The two sons of Zebedee were far from the reality, that was why Jesus enriched their knowledge with the teachings on humility, which he also invites each and every one of us to imbibe. Whoever desires to be great among you shall be your servant. If we read Paul's letter to the churches at Colossae and Corinth, (Colossians 1:23-25, 1st Corinthians 3:5), we would see that St. Paul uses the word "servant" frequently to show that he is merely a servant of Christ. In John's Gospel, 3:17, Jesus is presented as a servant, and in St. Paul's letter to the Philippians 2:7, the same Jesus is presented as a slave – to tell us of the degree of humility which our Heavenly Father invites us to embrace. The Christian life is not one of self-seeking, but sacrifice (Luke 14:26-27). To be great is to put one's talents totally at the service of others as we see in the life of Jesus who put his whole life at our disposal so that we should experience fullness of life; and we are all invited to take part in this same great enterprise.

Friends in the Lord, as we gradually journey with Jesus in this Lenten season, he invites us to embrace humility to the core, to go deep into the practice of love for one another, and to be charitable to those in most need of our help. AMEN!!!

 

*Mr. Mberu Chidiebere, nSJ is a second year Novice in the Jesuit Novitiate in Benin City, Nigeria. 

 

Tuesday, Second Week of Lent

March 14, 2017

Isaiah 1:10, 16-20; Matthew 23:1-12

by *Fr. Alexander Irechukwu, S.J.

"Come now, let us set things right, says the Lord: though your sins be like scarlet, they may become white as snow; though they be crimson red, they may become white as wool." (Isa. 1:18) In this text of Isaiah's prophecy, we come upon one of the best known and best loved lines of scripture. Reading it, we may imagine God coming down to our level, so to speak, putting his loving hand on out shoulder and assuring us of his endless mercy. Speaking these words to the Israelites, Isaiah sought to engender true repentance in them, one made possible only by humility, the kind shown by God who comes down to theirs and our level.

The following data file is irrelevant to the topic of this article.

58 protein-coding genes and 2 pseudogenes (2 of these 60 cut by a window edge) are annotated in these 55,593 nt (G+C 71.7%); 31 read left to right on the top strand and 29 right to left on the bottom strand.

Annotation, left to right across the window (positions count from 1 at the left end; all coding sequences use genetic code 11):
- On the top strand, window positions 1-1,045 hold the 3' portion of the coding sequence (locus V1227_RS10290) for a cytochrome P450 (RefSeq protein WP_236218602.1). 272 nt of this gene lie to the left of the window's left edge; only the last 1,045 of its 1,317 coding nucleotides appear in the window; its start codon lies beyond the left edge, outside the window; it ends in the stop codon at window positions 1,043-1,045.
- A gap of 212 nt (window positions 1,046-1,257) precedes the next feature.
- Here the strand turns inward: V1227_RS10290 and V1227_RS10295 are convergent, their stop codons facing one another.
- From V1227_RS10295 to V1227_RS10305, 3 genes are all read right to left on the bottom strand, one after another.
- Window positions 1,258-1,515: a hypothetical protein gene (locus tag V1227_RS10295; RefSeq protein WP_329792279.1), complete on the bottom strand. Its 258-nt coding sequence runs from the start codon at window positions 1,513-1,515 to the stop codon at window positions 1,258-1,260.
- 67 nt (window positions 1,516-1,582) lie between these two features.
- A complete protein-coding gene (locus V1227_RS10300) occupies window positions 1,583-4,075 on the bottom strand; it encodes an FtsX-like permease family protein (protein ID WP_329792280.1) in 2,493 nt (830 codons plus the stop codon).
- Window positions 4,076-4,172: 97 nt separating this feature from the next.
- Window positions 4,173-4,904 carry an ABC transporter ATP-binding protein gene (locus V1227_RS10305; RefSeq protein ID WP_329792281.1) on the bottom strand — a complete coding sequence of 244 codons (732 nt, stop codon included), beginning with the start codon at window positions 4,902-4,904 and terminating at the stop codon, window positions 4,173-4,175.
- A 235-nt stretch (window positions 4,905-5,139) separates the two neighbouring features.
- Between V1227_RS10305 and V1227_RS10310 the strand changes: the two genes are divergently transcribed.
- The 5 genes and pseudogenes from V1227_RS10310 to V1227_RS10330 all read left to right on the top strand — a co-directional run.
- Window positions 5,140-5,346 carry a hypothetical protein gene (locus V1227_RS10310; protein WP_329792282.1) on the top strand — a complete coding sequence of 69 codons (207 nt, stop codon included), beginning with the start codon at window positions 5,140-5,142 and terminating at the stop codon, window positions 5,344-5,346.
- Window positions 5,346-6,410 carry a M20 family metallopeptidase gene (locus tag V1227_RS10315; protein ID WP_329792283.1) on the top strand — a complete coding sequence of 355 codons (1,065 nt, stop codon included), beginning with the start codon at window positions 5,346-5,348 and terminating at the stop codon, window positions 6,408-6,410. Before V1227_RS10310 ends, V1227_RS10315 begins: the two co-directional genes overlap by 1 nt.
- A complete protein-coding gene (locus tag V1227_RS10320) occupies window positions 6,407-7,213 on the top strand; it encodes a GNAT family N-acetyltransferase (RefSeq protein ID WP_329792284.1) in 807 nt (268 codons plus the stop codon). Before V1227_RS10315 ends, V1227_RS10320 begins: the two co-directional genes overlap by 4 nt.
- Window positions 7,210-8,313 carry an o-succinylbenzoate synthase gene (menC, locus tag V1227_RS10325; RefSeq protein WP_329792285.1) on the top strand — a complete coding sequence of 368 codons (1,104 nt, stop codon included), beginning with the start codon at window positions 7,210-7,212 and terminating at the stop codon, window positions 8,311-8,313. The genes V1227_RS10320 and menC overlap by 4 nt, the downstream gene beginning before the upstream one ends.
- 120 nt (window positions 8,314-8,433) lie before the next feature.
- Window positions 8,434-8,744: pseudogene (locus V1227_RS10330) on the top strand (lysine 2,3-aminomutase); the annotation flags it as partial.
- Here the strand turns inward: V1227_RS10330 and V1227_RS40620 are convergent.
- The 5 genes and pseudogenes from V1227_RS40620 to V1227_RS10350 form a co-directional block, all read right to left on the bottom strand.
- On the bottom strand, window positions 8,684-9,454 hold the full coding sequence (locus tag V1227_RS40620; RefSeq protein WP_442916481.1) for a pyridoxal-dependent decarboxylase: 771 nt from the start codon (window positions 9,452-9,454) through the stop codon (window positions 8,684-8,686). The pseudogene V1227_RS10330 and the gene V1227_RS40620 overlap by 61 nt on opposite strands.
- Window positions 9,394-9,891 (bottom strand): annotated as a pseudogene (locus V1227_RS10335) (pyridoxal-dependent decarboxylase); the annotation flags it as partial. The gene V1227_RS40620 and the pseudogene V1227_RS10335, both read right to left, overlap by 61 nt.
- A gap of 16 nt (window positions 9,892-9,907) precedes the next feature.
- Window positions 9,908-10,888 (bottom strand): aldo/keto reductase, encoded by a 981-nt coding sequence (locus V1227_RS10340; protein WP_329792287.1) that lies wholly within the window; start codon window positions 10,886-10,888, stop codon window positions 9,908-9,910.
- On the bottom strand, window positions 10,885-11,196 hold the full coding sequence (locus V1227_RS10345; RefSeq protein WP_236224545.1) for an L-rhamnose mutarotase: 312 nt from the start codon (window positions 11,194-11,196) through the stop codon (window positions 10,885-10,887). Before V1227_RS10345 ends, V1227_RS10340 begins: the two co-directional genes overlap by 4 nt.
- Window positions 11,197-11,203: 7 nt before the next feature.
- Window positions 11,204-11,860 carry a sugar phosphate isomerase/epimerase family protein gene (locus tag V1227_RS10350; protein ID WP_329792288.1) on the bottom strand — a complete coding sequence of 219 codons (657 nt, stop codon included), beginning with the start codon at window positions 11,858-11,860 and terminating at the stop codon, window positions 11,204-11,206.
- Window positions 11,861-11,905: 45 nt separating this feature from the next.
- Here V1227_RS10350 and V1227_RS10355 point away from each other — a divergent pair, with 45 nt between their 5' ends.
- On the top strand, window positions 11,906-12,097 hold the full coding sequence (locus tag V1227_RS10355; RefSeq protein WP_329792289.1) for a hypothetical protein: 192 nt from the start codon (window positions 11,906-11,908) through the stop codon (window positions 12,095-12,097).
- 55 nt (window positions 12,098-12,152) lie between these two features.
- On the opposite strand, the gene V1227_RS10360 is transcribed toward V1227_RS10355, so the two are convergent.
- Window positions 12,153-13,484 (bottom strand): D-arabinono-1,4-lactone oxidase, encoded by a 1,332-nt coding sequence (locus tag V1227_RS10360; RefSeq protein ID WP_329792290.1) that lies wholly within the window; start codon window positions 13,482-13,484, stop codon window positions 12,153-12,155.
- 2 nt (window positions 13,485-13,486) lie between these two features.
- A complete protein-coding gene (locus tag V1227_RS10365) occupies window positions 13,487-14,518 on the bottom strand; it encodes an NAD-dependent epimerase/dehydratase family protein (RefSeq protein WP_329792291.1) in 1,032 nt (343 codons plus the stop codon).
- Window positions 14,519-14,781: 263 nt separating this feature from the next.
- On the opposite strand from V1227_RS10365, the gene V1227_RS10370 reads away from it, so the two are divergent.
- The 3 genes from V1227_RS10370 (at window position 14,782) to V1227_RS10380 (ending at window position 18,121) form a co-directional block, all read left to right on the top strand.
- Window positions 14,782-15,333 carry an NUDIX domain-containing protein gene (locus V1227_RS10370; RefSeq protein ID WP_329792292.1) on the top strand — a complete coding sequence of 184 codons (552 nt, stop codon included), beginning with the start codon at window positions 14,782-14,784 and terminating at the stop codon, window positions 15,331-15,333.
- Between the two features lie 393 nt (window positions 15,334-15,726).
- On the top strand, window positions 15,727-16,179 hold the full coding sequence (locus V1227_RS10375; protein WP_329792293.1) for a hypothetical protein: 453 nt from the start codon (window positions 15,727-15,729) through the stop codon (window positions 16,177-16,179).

Humility is a crucial virtue for true repentance and right relationship with a God who is humble. Jesus underscores this truth by inviting his followers to lead lives of humility warning them as he did against following the example of the Scribes and Pharisees, their religious teachers and leaders, who were notoriously proud, considering themselves, on the one hand, as the be-all and end-all of the Jewish people, and on the other, regarding themselves indispensable to their well-being. In their pride, rooted on a false sense of self, the Scribes and Pharisees abused their position of authority designed for service making it one of domination designed for selfish gains.

Jesus' warning is apt for us today as our world both political and ecclesial is rife with Scribe-like and Pharisee-like teachers and leaders. Indeed, ours is a world where men and women in position of authority lead lives of excessive pride and arrogance so much as to abuse their authority by dominating and intimidating those they are obliged to serve.

These kinds of political and ecclesial figures persist in our world because many among us subscribe to their cult, following in their footsteps and examples, against the stark warnings of Jesus and the outstanding example of his life. We subscribe to the cult of the kind of political and ecclesial figures Jesus warns us against by celebrating them when we ought not to and failing to challenge them when we ought. We follow in their footsteps and examples when we consider ourselves at our various posts in life better than others and superior to them thereby looking down on them and discriminating against them.

Following in Jesus' example, we, his disciples are charged not only to shun pride but also to lovingly and graciously call out those among us who indulge in it, hence helping them overcome this malicious and dreadful vice by which they risk the company of the Lord and the exaltation which he promises those who demonstrate authentic humility.

As we continue our Lenten journey mindful of the significance of humility to our life and discipleship as Christians, may we rid ourselves of every element of pride that has corrupted our life, families, communities, church, nations and world opening ourselves and every facet of our life to the experience of God's love and mercy as we listen to and hear the beautiful words of Isaiah which he spoke on behalf of Yahweh: "Come now, let us set things right, says the Lord: though your sins be like scarlet, they may become white as snow; though they be crimson red, they may become white as wool."